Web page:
I stayed in Raymond one summer. I stayed at a camp ground up there from May until they closed in October. It was a great summer even if I did have to commute for work. I don’t remember anything named Devil’s Foot but it could be that the sign was down or it might have been when I was huffing and puffing so much that I missed it. I agree about the winters. They can be pretty tough.

  50. Oh this is lovely! I have visited a gorge too, last weekend in Finland, it wasn’t so spectacular, but the hike was great. Thank you for sharing those lovely photos 🙂

  51. Petra says:

    Beautiful pictures!
    By the way, this is my favorite WordPress template; I use it, too. 🙂

  52. I remember squeezing through the Wolves’ Den when I was a child and then we took our kids there in the 1980s. Don’t think I could do it today! Beautiful pictures! When I was little I decided that I was going to be married at the Flume Gorge, but that dream never materialized… Glad you managed to retrieve your mono-pod!

    • Dusty Roads says:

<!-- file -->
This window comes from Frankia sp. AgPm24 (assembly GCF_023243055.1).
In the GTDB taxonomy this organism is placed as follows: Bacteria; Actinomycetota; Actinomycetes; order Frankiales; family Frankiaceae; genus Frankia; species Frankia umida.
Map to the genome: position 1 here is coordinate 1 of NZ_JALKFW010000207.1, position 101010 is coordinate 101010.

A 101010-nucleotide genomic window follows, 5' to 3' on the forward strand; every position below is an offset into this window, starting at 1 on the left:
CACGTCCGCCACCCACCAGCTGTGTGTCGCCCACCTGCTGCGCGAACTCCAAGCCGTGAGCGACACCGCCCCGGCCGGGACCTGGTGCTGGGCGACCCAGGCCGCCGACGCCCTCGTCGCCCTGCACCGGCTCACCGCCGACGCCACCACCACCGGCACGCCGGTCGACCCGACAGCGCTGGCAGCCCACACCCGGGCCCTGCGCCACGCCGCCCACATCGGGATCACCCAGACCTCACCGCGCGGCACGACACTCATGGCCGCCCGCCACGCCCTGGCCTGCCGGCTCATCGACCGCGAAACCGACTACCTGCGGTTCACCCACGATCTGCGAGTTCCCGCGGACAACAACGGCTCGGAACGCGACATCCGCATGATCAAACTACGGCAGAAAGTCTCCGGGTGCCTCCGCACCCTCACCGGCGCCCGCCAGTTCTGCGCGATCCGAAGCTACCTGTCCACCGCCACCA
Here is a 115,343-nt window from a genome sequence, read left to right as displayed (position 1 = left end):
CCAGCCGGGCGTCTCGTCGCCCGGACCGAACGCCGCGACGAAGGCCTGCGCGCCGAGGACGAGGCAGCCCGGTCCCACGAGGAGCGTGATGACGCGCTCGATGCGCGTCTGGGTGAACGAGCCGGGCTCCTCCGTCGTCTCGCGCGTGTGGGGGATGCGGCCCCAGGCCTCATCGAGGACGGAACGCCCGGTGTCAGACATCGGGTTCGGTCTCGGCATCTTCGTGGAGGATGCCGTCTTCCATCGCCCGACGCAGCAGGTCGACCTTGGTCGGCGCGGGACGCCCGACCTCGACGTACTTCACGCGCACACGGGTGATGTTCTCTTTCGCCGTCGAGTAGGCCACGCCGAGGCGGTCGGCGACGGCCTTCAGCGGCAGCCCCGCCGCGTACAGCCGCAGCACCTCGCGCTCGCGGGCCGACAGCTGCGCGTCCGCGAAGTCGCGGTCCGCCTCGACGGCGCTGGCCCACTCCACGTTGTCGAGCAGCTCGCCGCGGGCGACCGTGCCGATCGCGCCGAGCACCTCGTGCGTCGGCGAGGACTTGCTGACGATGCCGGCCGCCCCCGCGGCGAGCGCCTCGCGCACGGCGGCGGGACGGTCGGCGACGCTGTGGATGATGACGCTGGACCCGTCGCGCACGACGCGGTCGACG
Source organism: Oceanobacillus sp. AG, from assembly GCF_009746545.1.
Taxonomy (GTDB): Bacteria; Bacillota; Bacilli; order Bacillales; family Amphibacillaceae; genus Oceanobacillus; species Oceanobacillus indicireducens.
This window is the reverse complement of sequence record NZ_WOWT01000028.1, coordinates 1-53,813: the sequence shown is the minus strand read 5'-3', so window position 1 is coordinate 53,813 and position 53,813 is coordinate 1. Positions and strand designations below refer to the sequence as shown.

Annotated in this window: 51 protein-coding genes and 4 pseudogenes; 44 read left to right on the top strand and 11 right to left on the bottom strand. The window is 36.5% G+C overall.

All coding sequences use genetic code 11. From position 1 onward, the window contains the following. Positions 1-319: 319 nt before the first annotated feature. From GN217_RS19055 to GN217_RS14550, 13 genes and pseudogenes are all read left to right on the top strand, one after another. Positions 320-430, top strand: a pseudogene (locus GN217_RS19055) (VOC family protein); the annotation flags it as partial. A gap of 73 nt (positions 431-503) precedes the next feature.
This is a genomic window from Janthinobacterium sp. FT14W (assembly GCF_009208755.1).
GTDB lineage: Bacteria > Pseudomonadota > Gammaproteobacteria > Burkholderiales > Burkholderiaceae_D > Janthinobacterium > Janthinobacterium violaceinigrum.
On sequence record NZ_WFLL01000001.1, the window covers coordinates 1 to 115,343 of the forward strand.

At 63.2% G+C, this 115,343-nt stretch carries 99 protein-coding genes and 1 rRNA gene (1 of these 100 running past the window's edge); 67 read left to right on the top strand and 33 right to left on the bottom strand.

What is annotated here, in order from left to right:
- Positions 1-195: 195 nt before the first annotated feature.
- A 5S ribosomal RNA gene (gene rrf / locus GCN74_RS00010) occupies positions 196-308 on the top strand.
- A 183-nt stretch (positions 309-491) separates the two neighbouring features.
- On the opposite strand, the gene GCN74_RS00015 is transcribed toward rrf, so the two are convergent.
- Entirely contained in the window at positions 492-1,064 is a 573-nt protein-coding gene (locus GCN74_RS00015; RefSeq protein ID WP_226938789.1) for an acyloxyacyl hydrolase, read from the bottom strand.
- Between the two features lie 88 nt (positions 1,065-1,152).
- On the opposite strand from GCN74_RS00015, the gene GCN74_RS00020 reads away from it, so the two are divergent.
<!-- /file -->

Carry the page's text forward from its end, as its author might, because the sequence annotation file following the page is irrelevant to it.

Maybe you could have a renew you vows ceremony there. It’s certainkly a beautiful setting. I saw the wolves den but didn’t even try LOL. I didn’t want to be a “rescue”. I’m glad I got the monopod out too. It just didn’t go with the ambience. 🙂

  53. huffygirl says:

    Beautiful photos of the gorge. I would have liked to see one of you carrying all the gear you spoke about, and rescueing your equipment though!

    • Dusty Roads says:

      Ha Ha That would have been funny! I actually thought of taking a picture of the monopod sticking up out of the gorge but I was afraid it might come loose and be lost for good so I didn’t take the time. I just attempted the retrieval which, thankfully, worked out but you’ve given me an idea for a future post. Thnaks 🙂

  54. annedearle says: